Four firms named finalists for Processor of the Year

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The finalists for Plastics News’ Processor of the Year Award are two companies that were finalists last year — Evco Plastics Inc. and Nicolet Plastics Inc. — plus two newcomers — Dymotek Corp. and MTD Micro Molding.

All four are custom injection molders. Evco is based in DeForest, Wis., Nicolet is in Mountain, Wis., Dymotek is based in Ellington, Conn., and MTD is in Charlton, Mass.

Candidates are evaluated on seven criteria: financial performance, quality, customer relations, employee relations, environmental performance, industry/public service and technological innovation.

2015 marks the 20th anniversary of the award. Last year’s winner was Stihl Inc., the U.S. plastics manufacturing operations of the German maker of chain saws and other types of outdoor power equipment, in Virginia Beach, Va.

A team of judges from the Plastics News editorial staff evaluated all submissions and picked the 2015 finalists. The winner will be announced Feb. 16 at the Plastics News Executive Forum in Naples, Fla., and will be profiled in the Feb. 22 issue. The Society of the Plastics Industry Inc. sponsors the award.

Here is a look at the four finalists, in alphabetical order:

Dymotek Corp.

Don Loepp Workers pack boxes at Dymotek Corp., a specialist in two-shot liquid silicone rubber molding based in Ellington, Conn.

A specialist in two-shot and liquid silicone rubber molding, Dymotek is a fast-growing molder that runs two factories in small towns in Connecticut — the headquarters in Ellington and a newer factory in nearby Somers. The company runs 25 injection molding machines, ranging in clamping force from 35-440 tons.

Dymotek’s markets include plumbing, electronics, medical, and commercial/industrial. Many of its parts components go into food pumping systems. Those end-market sectors are demanding — meaning that Dymotek is open to about 20 unannounced audits a year.

Dymotek’s sales more than doubled in the last three years, from $10 million in 2012 to about $23 million in 2015. The company is profitable. Dymotek employs more than 100.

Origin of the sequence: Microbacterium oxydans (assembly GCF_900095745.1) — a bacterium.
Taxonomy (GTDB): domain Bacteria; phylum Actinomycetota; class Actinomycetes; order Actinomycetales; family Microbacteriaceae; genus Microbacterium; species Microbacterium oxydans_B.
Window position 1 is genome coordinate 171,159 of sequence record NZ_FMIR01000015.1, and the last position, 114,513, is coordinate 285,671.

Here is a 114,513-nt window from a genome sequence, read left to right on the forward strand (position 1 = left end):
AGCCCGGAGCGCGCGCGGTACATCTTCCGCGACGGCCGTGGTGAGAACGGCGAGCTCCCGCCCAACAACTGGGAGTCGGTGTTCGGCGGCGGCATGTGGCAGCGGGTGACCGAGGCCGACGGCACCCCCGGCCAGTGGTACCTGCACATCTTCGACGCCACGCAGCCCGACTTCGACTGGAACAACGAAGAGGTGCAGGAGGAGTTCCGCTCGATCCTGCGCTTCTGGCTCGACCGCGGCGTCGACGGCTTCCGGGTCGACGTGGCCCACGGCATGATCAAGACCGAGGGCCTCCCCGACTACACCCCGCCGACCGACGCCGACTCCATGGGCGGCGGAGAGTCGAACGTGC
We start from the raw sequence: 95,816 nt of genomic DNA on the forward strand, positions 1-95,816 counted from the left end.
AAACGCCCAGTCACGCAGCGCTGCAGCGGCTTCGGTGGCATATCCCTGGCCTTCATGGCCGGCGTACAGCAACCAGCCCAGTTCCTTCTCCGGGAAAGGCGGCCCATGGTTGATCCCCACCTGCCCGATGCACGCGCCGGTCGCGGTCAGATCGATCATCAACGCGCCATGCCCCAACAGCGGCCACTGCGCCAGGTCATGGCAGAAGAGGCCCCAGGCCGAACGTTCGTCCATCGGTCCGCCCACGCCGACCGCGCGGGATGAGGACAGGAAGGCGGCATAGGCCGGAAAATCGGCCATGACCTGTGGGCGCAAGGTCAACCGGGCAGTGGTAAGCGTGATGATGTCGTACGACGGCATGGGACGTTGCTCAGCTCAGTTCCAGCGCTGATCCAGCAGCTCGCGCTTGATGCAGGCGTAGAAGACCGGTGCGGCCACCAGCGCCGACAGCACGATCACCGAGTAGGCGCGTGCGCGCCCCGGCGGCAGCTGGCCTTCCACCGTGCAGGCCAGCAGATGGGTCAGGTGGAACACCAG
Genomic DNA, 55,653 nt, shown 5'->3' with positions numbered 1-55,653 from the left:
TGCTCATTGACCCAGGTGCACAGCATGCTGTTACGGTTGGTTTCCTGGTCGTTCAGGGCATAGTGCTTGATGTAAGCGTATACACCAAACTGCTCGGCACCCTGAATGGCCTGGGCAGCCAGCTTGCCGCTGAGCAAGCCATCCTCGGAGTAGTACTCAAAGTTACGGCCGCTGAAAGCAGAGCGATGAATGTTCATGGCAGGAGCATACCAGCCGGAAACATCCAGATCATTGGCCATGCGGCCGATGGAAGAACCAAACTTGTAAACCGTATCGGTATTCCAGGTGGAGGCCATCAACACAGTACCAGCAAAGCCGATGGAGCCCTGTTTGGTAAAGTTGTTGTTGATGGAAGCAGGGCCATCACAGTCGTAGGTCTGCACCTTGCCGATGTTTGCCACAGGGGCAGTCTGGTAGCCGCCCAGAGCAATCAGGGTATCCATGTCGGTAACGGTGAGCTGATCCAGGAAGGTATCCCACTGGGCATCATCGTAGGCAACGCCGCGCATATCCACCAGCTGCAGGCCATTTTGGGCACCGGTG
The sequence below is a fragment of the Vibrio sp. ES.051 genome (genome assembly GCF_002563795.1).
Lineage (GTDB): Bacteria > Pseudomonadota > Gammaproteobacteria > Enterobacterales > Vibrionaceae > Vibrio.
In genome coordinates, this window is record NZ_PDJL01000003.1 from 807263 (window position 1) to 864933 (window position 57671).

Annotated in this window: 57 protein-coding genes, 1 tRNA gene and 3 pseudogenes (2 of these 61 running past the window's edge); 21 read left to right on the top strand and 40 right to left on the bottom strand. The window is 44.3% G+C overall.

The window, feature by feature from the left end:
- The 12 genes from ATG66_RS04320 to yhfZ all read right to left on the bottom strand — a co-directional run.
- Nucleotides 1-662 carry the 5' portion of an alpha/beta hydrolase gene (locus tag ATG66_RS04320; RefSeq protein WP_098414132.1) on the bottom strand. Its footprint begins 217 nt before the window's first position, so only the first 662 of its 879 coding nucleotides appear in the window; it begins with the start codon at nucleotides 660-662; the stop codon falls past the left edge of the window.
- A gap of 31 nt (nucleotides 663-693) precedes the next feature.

It’s no surprise that Dymotek earned points for technological innovation. The company’s history began with a dramatically better product, when brothers Steve and Tom Trueb developed a covering for hot-water pipes under sinks in public restrooms that protects people in wheelchairs. The product took off when the Americans with Disabilities Act mandated under-sink protection. At first, the brothers used custom molders to make the Truebro line of safety products. Then the fast growth prompted them to open their own molding facility in 1997, with two machines. They hired Norm Forest, an injection molding veteran.

In 2005, the Trueb brothers sold the plumbing product line and maintained the rights to manufacture the parts. They adopted the name Dymotek (for Dynamic

Molding Technologies) and expanded custom molding operations.

Dymotek got high marks for working with customers to help them innovate. Customers had good things to say about the molder’s expertise in LSR and plastics — not an easy task since LSR, a thermoset, has to be bonded to a thermoplastic, and in the end-products Dymotek supplies, the seal must be perfect between the two materials.

And, hand-in-hand with good customer relations, Dymotek has strong quality. The external defective parts per million is 14.8, and the internal scrap rate is just 0.6 percent of revenue. The company has expanded the use of vision systems, and has several automated work cells for long-running jobs. One cell turns out disposable pumps for liquids, a part with seven components of LSR, thermoplastic elastomer and plastic using two ABB articulating robots to assemble and fully pressure test the pumps. It runs 24/7.

Dymotek has standardized on Arburg injection molding machines.

Another dedicated cell makes the company’s original protective plumbing product. Two Arburgs feed two six-axis ABB robots, set up between the injection presses. Each robot removes the long, flexible part and quickly inserts fasteners.

Dymotek has very strong employee relations. The Hartford Courant has named the molder one of the state’s Best Places to Work for two years in a row. Every new hire undergoes a three-day training process with the company’s full-time trainer, including a grounding in Dymotek history, corporate culture, and the basics of injection molding, including Paulson training.

Dymotek fully reimburses employees for education — even if it’s not plastics-related. Forest, the CEO, holds a monthly roundtable discussion with employees. Each month, senior managers meet to review metrics and go over strategy. The goal: maintain transparency within the company.

And an active internship program has yielded two full-time employees — solid young people, meeting a critical need for the plastics industry.